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Renewable energy-based mini-grids can be an important alternative to, or enhance the effectiveness of, central  grid  extension  as  a  way to  increase  access  to  reliable  electricity  services.  While  there  are  a number of challenges to implementing RE mini-grids, many of these can be addressed by well-conceived policy  measures.  In  this  study,  we  provide  a  framework  for  mini-grid  policy  design  underpinned  by specific implementation examples from seven different countries – China, India, Brazil, Nepal, Sri Lanka, Cambodia, and Tanzania. These nations have chosen specific models for the institutional, technical and financial components in their mini-grid policies with varying results. Through our study, we highlight the critical  policy  components,  and  their  interplay,  that  are  required  for  sustainable  deployment  and operation of RE mini-grids.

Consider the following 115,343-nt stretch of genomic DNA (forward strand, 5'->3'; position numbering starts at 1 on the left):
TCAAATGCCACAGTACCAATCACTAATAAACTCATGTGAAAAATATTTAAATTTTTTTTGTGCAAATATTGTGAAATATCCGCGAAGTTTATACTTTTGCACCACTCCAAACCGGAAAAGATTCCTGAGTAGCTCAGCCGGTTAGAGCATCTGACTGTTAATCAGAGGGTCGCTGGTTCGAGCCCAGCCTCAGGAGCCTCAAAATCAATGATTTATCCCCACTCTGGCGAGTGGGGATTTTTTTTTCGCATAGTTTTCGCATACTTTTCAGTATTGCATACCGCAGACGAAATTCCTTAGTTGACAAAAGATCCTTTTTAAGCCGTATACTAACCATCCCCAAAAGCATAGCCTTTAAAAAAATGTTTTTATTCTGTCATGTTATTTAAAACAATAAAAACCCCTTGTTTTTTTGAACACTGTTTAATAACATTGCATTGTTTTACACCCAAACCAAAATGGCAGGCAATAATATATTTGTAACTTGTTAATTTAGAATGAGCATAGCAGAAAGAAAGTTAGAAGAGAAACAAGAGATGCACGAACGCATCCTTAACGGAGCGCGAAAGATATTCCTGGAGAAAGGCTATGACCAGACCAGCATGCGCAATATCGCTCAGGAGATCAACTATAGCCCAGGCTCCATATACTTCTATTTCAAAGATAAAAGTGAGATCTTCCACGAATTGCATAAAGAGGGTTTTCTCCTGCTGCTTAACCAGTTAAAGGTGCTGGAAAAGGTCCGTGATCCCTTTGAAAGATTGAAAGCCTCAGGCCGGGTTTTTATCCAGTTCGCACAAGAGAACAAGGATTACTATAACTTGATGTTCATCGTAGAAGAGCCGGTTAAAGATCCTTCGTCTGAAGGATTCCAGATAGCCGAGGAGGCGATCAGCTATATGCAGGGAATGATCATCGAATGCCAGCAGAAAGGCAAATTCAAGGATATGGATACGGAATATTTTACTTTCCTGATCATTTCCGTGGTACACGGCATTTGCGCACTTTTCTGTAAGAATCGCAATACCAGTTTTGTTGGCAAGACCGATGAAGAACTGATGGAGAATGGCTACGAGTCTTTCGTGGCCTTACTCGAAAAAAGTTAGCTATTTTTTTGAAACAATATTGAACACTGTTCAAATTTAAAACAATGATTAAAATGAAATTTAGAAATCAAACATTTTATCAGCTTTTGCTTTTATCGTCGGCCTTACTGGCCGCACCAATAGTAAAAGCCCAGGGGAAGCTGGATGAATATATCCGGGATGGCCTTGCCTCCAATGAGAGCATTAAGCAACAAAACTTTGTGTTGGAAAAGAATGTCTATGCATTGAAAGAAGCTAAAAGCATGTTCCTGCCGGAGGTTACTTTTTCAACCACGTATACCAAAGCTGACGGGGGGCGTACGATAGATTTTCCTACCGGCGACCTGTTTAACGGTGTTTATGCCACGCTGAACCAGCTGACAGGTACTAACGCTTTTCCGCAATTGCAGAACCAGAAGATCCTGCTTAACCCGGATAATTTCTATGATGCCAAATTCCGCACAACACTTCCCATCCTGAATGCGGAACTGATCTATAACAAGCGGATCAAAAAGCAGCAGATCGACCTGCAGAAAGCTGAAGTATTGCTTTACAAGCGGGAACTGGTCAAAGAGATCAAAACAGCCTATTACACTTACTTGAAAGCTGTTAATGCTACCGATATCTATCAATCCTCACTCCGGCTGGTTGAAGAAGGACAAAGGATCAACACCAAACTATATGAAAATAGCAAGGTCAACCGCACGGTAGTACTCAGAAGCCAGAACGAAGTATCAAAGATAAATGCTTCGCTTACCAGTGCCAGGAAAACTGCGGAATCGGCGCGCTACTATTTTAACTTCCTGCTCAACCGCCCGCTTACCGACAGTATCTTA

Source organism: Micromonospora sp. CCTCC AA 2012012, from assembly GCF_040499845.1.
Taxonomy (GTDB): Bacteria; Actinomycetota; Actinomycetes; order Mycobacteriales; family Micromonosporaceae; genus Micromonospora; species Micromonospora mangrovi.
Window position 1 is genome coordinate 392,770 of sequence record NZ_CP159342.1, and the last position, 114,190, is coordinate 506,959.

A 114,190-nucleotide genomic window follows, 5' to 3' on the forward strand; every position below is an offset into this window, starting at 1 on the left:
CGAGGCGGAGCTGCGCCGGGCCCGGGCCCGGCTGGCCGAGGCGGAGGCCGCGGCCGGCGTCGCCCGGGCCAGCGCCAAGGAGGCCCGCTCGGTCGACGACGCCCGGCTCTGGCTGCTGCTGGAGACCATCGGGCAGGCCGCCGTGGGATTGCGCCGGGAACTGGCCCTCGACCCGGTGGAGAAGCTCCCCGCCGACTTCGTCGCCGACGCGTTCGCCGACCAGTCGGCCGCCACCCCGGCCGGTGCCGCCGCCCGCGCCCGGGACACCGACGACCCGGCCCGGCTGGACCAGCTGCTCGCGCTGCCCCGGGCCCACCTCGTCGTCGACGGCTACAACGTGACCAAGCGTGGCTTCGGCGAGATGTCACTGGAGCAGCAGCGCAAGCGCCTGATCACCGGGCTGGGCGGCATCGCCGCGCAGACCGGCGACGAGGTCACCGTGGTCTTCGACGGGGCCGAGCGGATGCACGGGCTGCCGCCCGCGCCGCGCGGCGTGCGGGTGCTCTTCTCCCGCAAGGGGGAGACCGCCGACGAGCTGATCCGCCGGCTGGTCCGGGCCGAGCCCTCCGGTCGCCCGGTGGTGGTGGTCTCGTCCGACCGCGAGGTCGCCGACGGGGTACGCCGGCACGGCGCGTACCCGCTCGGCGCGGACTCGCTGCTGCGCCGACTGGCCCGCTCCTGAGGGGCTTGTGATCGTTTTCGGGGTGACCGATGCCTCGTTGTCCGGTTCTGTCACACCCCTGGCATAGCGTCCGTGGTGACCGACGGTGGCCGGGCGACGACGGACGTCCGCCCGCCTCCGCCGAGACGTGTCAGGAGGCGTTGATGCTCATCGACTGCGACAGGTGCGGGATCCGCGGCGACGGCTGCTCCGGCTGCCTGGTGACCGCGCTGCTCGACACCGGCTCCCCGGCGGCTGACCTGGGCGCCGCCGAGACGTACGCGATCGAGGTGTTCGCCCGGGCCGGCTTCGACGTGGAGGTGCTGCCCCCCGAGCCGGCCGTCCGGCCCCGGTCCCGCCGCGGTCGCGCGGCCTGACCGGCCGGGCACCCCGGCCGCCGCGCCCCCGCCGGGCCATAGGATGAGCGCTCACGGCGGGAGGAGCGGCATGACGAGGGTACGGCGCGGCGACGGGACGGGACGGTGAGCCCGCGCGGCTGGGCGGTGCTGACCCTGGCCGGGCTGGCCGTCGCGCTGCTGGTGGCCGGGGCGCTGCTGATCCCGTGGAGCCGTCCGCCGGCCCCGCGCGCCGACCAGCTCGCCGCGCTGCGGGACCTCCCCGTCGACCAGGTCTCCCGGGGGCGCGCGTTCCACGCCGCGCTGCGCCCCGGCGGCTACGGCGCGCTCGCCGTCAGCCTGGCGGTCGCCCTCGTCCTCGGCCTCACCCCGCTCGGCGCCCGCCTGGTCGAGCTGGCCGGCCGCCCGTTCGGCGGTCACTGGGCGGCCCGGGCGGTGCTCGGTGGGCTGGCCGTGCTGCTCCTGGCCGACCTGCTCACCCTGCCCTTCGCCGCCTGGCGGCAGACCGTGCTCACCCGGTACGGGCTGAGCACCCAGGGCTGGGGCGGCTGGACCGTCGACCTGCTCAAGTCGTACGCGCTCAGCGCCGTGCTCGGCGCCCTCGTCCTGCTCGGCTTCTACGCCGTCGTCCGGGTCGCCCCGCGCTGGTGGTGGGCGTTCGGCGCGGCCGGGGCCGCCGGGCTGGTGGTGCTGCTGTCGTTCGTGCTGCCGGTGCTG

Our policy framework hinges on the definition of six elements of sustainability which should be explicitly considered in policy design from the perspective of all stakeholders: a) technical sustainability to ensure long-term reliable operation of mini-grids, b) economic sustainability that ensures affordable as well as a financially viable mini-grids, c) socially coherent deployment with value-adding community involvement, d) equitable access to electricity services, e) minimal environmental footprint, and f) potential for scaling up the deployment of mini-grids. We use these elements of sustainability to provide recommendations for designing the institutional, technical, and economic components of mini-grid policies.

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